Healthy marinades add flavor to grilled foods
Summer brings out the grills and healthy menu options as we grill lean meats, chicken, fish and vegetables. Marinating can add robust flavors.
Grilling red meats to the point of charring can increase the heterocyclic amines that have been connected to increasing the risk of cancer. But marinating meats first may help decrease this risk, according to the American Cancer Research Institute.
Marinades have three parts: an acidic liquid, oil and seasonings. The acid causes the tissue on the meat's surface to break down, which allows more moisture to be absorbed and results in a juicier product. Leaving meats in a marinade too long may "chemically cook" them and cause the surface to turn mushy.
Common acids include vinegars, citrus juices, yogurt, buttermilk or wine. A variety of oils can be used. Spices and herbs add a wide variety of flavor.
A general rule is that you need about a half cup of marinade for each pound of meat or two pounds of vegetables. About one-third of the marinade's sodium and calories will be absorbed.
Many marinades are high in sodium, or salt. Many bottled marinades have 300 to 600 milligrams of sodium in each tablespoon. Even if only one-third is absorbed, that's 100 to 200 milligrams of sodium.
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Follow these guidelines from the Academy of Nutrition and Dietetics while marinating to reduce the risk of food-borne illness:
- Contain it. Marinate food in a container, preferably glass or food grade plastic. Don't use metal or glazed pottery since the acid in the marinade can interact with it and may add lead. Food grade plastic re-sealable bags are convenient, but must be disposed of after use.
- Let the refrigerator be your friend. Make sure the container of marinating food is fully covered. Place it in the refrigerator (below 40 degrees F), not on the kitchen counter. This will keep food out of the temperature danger zone (40-140 degrees) when harmful bacteria can multiply rapidly, causing food-borne illness. If traveling, pack marinating meat with ice to maintain temperature.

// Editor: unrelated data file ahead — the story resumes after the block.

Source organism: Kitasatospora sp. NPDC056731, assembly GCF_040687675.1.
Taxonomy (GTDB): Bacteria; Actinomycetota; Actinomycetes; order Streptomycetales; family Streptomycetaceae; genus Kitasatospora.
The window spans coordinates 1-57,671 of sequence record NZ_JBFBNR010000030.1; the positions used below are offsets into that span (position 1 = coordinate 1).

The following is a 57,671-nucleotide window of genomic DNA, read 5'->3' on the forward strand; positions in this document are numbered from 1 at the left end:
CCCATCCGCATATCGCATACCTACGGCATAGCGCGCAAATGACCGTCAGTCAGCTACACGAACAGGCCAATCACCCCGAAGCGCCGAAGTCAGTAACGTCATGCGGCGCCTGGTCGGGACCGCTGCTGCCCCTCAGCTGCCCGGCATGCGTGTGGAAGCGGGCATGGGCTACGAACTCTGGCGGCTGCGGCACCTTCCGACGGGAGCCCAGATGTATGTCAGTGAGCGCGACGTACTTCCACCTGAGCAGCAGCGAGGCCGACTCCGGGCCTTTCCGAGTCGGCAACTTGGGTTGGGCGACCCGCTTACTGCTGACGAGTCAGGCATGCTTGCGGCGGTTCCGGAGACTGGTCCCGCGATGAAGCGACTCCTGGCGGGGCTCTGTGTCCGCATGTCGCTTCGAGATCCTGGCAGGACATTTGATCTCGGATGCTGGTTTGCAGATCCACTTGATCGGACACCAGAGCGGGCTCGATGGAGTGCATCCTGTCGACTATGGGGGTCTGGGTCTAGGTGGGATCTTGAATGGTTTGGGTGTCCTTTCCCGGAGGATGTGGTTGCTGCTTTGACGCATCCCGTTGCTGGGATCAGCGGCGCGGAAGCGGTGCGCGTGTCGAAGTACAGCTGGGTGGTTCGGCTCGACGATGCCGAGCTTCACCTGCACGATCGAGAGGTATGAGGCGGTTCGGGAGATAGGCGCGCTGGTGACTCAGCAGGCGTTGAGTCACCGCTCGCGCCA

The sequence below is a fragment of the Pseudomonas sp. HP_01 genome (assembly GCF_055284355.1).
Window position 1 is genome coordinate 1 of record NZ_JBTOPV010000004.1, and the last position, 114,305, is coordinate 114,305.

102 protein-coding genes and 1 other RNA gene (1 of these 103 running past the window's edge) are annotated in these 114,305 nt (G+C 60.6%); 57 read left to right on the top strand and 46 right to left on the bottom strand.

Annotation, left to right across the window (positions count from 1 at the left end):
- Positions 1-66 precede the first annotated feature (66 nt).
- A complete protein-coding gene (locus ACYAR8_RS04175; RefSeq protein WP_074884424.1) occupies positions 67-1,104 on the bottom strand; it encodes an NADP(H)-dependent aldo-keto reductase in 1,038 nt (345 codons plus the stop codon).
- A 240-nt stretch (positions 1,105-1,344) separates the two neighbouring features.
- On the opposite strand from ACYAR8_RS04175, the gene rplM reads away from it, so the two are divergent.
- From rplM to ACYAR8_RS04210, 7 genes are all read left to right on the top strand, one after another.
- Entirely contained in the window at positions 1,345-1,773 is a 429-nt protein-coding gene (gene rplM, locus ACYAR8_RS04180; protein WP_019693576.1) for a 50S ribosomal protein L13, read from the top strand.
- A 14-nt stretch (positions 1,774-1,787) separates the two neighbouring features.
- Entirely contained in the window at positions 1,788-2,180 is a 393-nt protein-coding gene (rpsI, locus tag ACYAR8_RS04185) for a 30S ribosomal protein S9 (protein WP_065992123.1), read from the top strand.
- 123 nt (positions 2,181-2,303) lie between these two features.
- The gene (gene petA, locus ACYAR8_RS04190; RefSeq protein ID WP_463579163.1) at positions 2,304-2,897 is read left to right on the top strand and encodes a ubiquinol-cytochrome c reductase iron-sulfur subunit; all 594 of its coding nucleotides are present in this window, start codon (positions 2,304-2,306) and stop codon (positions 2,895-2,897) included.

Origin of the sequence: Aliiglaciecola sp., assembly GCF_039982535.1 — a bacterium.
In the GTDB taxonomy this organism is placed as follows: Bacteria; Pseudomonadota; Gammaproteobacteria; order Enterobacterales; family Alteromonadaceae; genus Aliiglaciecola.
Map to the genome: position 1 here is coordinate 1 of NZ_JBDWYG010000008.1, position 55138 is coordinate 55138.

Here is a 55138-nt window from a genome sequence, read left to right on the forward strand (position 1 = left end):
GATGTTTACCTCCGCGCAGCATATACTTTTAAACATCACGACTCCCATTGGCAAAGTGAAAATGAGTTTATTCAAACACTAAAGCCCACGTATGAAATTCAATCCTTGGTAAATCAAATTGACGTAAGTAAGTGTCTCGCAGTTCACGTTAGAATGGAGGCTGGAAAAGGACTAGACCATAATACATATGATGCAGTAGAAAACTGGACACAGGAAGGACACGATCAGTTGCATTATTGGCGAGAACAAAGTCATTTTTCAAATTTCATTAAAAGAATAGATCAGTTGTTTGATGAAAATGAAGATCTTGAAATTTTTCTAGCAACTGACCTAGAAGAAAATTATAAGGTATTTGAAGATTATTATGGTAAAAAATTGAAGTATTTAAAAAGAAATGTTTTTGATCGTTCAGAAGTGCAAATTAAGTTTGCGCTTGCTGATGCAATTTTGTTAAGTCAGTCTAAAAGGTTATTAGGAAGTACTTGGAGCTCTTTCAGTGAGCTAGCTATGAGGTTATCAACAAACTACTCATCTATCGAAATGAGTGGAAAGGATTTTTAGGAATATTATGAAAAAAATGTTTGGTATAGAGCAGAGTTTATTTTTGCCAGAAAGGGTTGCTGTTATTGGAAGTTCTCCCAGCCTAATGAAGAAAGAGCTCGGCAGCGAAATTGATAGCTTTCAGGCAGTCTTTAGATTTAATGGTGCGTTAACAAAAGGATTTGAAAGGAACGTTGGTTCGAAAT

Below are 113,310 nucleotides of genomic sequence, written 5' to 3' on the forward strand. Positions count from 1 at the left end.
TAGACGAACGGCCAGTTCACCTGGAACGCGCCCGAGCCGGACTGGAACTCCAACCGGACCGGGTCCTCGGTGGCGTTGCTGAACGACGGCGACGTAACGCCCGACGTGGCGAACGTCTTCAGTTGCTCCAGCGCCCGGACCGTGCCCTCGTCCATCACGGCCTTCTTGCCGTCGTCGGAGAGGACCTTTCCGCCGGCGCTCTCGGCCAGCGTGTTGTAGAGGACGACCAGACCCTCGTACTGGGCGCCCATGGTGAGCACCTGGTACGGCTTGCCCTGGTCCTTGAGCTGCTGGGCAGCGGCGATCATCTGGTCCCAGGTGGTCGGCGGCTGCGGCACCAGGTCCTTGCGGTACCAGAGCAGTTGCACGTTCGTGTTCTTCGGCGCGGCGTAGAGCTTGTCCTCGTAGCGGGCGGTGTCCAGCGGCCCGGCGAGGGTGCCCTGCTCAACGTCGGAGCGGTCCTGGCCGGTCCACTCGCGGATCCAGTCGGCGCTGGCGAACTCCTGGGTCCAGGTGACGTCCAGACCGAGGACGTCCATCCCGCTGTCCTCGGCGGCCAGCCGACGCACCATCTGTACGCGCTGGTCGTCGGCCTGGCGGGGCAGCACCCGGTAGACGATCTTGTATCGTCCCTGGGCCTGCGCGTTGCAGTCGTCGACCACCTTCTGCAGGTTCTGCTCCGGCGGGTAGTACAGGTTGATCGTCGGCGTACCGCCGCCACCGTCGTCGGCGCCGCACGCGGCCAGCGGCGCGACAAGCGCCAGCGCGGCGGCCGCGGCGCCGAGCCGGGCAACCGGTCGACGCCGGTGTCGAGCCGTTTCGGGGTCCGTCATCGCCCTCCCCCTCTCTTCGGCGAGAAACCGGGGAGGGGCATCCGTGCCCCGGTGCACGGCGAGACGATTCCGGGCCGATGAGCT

- Never reuse marinade. Cross-contamination can lead to food poisoning. This can occur when a marinade is used with raw meat, poultry or fish and then reused "as is" on cooked food. Used marinade needs to boiled to destroy harmful bacteria before using as a sauce, or plan ahead and set aside some fresh marinade to be used as a sauce.
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So, make your own marinades with fresh ingredients or choose those with less sodium. For example, Mrs. Dash marinades or World Harbors marinades have zero to no more than 120 milligrams of sodium per tablespoon.
Marinating time depends on the type, cut and size of the meat. Thinner cuts require less time. For example, steaks or chops need two to four hours while a whole roast needs four to six hours. Fish and vegetables require very little time, around 15-30 minutes.
Meat that is still frozen will not absorb a marinade, so be sure to thaw first. If using a bottled marinade that is high in sodium, marinating for a shorter time helps avoid "mushy meat."
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Here are some healthy marinades for summer:
Chipotle Lime Marinade
This marinade is great with lean pork, chicken, fish or vegetables
Makes about ¾ cup
- 1 chipotle chili pepper in adobo sauce plus 1 teaspoon of the adobe sauce
- ½ teaspoon minced garlic
- 1 tablespoon canola oil
- ½ cup orange juice
- 3 tablespoons fresh squeezed lime juice
- 1 tablespoon red wine vinegar
- 1 teaspoon dried oregano
- ⅛ teaspoon salt
- ¼ teaspoon fresh ground pepper.
Place all ingredients in a blender or food processor and blend until smooth. Pour mixture into a gallon zip-lock bag or glass container. Use ½ cup per pound of meat or two pounds of vegetables.
Nutrition facts: servings, 12; serving size, 1 tablespoon; calories, 14; total fat, 1 gram; saturated fat, 0 grams; sodium, 35 milligrams; carbohydrates, 1 gram; protein, 0 grams.
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Big Bold Marinade
This marinade is wonderful on all kinds of meat and fish as well as firm tofu
Adapted from eatingwell.com.
Makes 1 cup
- 2 tablespoons canola oil
- ¼ cup onion, finely chopped
- 2 tablespoons minced garlic
- 3 tablespoons reduced-sodium soy sauce
- ¼ cup red wine vinegar
- ½ teaspoon freshly grated orange zest
- ¼ cup orange juice
- 2 tablespoons packed brown sugar
- 2 teaspoons ground allspice
- ¾ teaspoon fresh ground pepper
- ½ teaspoon dried thyme
- ½ teaspoon ground cloves
- ½ teaspoon ground cinnamon
- 5 dashes of hot sauce
Heat oil in small saucepan. Add onion and garlic; cook about 2 minutes. Transfer to a small bowl. Stir in remaining ingredients. Add up two pounds of protein of your choice.
Nutrition facts: servings, 16; serving size, 1 tablespoon; calories, 30; total fat, 2 grams; saturated fat, 0 grams; sodium, 90 milligrams; carbohydrates, 3 grams; protein, 0 grams.
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Lemon and Garlic Marinade
This is a great marinade for vegetables, fish and lean beef
Makes ¼ cup
- 1 tablespoon olive oil
- 2 tablespoons lemon juice
- 1 tablespoon lemon zest
- 1 teaspoon minced garlic
- 1 teaspoon Paul Prudhomme's Magic Salt-Free Seasoning All-Purpose Blend
- Freshly ground pepper to taste
Mix all ingredients together in a small bowl. Add meat or vegetables.
Nutrition facts: servings, 4; serving size, 1 tablespoon; calories, 35; total fat, 4 grams; saturated fat, 2 grams; sodium, 0 milligrams; carbohydrates, 1 gram; protein, 0 grams.